Greitens’ attorneys, GOP ED say the indictment is unprecedented, while others believe that’s the point
JEFFERSON CITY, Mo. — As more and more members of the Republican-controlled legislature ask the Governor to resign after a Thursday afternoon Grand Jury indictment for felony violation of privacy laws, the Missouri Republican Party Executive Director Sam Cooper put out a statement denouncing the Grand Jury’s decision to indict.
“Kim Gardner has received more than $200,000 from George Soros groups,” Cooper said. “Missourians should see this for what it is, a political hit job. This law has never been prosecuted in this way and it is safe to say if Eric Greitens wasn’t governor, it wouldn’t have been this time either. We have a progressive anti-law enforcement Democrat wanting to single-handedly oust a law-and-order governor. We look forward to a bipartisan committee of legislators elected by people across Missouri to find out what’s really going on – ensuring St. Louis liberals aren’t controlling the future of our state.”
The statement, odd to most as a Grand Jury of Greitens’ peers indicted the Governor for his own actions, made waves on social media and in inboxes as Missourians shamed the statement.
“It is inappropriate for the Missouri Republican Party to attack the chief prosecutor for the city of St. Louis, Kim Gardner, as she performs her duties as an elected official,” Rep. Alan Green, chairman of the Missouri Legislative Black Caucus, said. “To call the indictment of Governor Greitens – which was issued by a grand jury – a political hit job without any evidence is the exact kind of rhetoric the Republican Party claims to decry. I worked with Kim when she diligently served her community as a member of the Missouri House of Representatives. The fact of the matter is an independent grand jury found probable cause to indict our governor,” said Green.
While at least one member of the Missouri Republican Senatorial Committee agreed with the statement, other members pointed to the House committee being formed to begin investigating the Governor. The Party’s vice chair said the committee is the “next and best path forward for all parties concerned.”
“I saw the joint statement from Missouri House leaders Todd Richardson, Elijah Haahr, and Rob Vescovo that they would set up a task force, a group of legislators to investigate,” Kay Hoflander, vice chair of the Missouri Republican Party, said. “Similarly, MoGOP is supporting the plan for a bipartisan committee of legislators to find out what’s really going on. To me, that appears to be the next and best path forward for all parties concerned and certainly for the people of Missouri.”
“There is both the legal process and the process that includes the House of Representatives, I believe we should let both processes do their due diligence,” said Pat Thomas, MRP secretary. “In the meantime we all still need to be working together for the betterment of Missourians.
Eddy Justice, chairman of the 25th Senatorial District, echoed the sentiment of defaulting to legislative leadership.
“I trust Speaker Richardson explicitly and will reserve judgment until all the facts are revealed,” Justice said. “Emotional reactions are dangerous and often premature.”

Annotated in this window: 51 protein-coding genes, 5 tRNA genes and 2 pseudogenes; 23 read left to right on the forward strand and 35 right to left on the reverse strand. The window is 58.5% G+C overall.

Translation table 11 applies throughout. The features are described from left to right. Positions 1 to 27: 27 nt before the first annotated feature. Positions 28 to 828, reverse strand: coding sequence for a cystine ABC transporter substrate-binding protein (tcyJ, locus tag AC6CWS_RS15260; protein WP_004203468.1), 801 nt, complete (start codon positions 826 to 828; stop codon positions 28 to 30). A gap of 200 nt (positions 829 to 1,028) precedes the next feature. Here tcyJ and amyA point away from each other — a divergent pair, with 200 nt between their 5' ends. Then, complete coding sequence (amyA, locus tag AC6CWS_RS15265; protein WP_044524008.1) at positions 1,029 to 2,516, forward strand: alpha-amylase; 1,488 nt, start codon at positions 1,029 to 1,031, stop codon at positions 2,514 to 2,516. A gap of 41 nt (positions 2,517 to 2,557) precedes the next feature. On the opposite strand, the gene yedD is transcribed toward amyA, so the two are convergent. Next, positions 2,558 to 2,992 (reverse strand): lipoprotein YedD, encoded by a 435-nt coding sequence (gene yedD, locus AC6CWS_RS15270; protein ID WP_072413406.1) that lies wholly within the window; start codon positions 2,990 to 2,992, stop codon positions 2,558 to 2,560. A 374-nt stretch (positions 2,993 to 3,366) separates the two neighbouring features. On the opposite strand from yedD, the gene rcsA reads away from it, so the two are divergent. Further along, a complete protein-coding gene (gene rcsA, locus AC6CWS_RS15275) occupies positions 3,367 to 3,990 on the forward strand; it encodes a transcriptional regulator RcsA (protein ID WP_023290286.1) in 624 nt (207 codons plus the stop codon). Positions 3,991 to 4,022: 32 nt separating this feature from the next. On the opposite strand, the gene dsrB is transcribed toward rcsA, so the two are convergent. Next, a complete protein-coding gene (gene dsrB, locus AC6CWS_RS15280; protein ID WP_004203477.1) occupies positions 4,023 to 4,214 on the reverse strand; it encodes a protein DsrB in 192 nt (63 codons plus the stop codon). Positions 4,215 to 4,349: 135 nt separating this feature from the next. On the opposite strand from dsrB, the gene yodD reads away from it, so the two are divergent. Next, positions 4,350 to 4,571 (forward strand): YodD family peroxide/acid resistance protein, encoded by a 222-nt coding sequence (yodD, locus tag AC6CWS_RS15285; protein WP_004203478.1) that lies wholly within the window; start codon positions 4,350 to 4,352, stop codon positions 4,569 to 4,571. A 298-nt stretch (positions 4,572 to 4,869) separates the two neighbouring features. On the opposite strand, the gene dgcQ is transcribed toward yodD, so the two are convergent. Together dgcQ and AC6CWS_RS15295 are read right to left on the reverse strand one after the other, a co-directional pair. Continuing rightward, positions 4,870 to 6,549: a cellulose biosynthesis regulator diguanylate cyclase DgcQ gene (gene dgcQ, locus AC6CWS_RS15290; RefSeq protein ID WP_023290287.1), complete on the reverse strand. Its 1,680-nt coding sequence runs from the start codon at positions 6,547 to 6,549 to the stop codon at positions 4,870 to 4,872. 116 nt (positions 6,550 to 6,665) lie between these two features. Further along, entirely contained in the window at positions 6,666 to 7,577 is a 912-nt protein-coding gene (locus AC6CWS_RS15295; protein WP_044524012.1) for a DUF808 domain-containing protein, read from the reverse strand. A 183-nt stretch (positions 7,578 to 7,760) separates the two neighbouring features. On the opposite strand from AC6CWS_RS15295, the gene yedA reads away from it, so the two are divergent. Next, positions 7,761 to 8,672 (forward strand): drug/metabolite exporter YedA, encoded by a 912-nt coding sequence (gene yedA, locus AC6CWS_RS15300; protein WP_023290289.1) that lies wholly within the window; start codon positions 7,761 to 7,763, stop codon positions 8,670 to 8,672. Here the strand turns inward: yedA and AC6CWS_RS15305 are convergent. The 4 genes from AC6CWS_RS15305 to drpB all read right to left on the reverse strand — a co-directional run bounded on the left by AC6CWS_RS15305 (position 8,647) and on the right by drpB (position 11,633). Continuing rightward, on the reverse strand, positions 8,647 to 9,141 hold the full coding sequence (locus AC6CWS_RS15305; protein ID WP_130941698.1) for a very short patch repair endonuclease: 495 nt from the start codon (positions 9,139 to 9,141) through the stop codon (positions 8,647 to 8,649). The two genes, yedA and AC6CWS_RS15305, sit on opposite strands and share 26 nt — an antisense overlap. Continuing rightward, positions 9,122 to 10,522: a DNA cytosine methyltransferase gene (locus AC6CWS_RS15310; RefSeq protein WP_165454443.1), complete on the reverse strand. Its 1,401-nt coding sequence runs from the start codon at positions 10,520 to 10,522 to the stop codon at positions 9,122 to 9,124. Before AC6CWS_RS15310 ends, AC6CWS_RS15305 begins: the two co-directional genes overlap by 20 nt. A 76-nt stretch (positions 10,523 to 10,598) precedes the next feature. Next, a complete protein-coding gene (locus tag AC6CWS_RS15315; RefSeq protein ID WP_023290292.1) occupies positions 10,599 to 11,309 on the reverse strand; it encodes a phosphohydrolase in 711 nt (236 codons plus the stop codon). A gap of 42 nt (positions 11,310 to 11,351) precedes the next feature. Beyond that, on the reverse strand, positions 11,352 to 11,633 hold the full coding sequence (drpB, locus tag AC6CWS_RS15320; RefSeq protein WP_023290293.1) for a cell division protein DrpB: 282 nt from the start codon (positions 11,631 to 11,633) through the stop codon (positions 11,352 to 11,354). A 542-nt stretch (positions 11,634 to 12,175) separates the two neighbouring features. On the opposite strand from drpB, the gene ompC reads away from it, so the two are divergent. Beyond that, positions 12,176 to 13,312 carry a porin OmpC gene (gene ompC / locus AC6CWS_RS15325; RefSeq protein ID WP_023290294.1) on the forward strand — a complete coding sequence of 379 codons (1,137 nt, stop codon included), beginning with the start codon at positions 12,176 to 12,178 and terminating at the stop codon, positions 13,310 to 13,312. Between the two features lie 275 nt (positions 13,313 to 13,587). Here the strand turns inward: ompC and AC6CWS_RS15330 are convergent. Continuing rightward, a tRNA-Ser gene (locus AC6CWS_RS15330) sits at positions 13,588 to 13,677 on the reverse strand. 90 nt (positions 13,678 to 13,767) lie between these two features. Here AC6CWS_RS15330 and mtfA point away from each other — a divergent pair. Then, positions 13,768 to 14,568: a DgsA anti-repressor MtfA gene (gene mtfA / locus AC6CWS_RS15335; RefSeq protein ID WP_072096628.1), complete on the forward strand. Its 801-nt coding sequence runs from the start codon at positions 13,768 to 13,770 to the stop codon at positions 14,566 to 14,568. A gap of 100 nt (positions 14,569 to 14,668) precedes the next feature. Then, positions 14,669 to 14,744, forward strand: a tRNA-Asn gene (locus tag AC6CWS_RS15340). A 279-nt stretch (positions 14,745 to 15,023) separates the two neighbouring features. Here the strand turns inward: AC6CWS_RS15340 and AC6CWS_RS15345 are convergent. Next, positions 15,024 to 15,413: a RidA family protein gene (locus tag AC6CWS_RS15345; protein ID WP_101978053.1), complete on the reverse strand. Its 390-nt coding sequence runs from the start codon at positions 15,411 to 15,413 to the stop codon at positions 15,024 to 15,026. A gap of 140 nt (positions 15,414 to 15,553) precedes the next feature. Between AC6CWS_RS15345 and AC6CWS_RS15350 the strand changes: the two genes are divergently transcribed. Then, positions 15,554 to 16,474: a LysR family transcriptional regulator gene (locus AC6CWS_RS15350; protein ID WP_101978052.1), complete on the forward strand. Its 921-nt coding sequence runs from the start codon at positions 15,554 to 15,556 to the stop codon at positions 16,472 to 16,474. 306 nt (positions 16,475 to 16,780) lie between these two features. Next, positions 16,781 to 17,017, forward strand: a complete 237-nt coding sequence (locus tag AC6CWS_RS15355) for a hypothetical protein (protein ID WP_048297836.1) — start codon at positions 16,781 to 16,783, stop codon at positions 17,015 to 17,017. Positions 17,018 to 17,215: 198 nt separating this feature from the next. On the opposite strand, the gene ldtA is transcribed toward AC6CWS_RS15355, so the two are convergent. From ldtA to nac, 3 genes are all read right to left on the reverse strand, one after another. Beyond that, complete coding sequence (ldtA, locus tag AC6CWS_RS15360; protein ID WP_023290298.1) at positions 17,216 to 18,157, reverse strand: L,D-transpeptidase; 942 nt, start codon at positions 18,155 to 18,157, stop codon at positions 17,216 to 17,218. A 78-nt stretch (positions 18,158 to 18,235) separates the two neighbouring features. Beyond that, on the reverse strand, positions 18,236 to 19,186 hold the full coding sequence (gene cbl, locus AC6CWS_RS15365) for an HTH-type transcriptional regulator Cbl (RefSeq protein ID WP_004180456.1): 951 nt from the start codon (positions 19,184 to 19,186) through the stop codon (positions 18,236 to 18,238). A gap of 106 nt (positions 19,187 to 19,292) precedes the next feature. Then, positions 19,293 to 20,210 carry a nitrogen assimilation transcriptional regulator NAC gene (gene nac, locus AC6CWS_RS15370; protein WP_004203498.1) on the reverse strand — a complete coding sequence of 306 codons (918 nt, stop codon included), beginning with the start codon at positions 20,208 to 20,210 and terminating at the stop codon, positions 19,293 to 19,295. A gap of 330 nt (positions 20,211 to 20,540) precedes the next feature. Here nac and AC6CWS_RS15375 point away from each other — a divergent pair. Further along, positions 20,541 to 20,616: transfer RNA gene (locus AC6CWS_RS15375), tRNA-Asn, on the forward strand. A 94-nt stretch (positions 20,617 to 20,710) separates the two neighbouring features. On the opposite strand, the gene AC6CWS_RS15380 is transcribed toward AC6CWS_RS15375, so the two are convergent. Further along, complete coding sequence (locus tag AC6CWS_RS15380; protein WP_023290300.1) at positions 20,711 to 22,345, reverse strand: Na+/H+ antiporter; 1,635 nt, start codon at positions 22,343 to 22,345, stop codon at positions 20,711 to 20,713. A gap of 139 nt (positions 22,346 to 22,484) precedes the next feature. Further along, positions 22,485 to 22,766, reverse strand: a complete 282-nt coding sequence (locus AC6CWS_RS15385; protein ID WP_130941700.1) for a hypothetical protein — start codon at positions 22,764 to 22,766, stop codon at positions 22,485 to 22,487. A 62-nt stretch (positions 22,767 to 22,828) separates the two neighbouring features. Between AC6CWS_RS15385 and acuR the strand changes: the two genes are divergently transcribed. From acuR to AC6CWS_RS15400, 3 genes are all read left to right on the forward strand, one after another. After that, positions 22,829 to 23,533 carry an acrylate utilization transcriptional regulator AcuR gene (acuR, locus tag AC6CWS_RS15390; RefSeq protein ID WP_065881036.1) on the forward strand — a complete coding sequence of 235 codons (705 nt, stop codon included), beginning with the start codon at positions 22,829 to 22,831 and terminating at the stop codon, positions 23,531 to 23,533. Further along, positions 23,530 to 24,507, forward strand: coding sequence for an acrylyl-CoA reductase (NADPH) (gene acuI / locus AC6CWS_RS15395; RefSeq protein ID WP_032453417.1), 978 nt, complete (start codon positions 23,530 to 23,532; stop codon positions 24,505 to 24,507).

Ralph Munyun, vice chair of the 7th Senatorial district, said he agrees with the MRP statement but did not elaborate.
MRP does not approve statements made by committee members.
However, Green elaborated further that decrying politicization through politicization was not the road the Party should have gone down.
“What is clear, is that the Republican Party would rather make this about politics than ‘law and order,’” Green said. “If the governor is innocent of all charges, he deserves to be vindicated by the judicial process to which all citizens are held accountable. It is ludicrous to claim that the consequences of his actions are the fault of ‘St. Louis liberals.”
The House is expected to form its investigative committee when the chamber returns next week.
The Governor is also being sued for his use of the Confide app, allegedly circumventing the state’s open record laws. Lawmakers and staff on the second and third floors of the Capitol have also been asked further questions about the Governor’s campaign and official tactics, ethics, and finances.
Cooper’s statement echoes the statement of Greitens’ legal counsel Ed Dowd, Jr., who said he hasn’t seen anything like this indictment.
“We welcome reviewing this issue with the independent, bipartisan committee of the Missouri House of Representatives,” Dowd wrote in a statement and a letter to House leaders. “For 40 years as an attorney for the public and for private litigants, I have never seen anything like this. The charges are unfounded and baseless. The Governor is absolutely innocent. Not only is he presumed innocent – he is innocent. This whole investigation is completely unusual.
“This statute has never been used like this in Missouri history,” Dowd continued. “In unprecedented fashion, the Circuit Attorney circumvented the local police force and hired her own investigators – we attempted to meet with the Circuit Attorney and make the Governor available to discuss the issues. They refused. She proceeded to file an indictment that has no facts.
“We will work with the committee. We will be deposing witnesses and will be happy to share information with you with the Court’s permission.”
The statement was taken well and poorly, but one Democratic state senator agreed with Dowd.
“For the Governor’s attorney to say that for 40 years as an attorney, he has never seen anything like this… he’s right,” Sen. Kiki Curls tweeted late Thursday night. “I agree… neither have WE. Never before in the history of our state, has any Governor ever been indicted. A new low for Missouri…”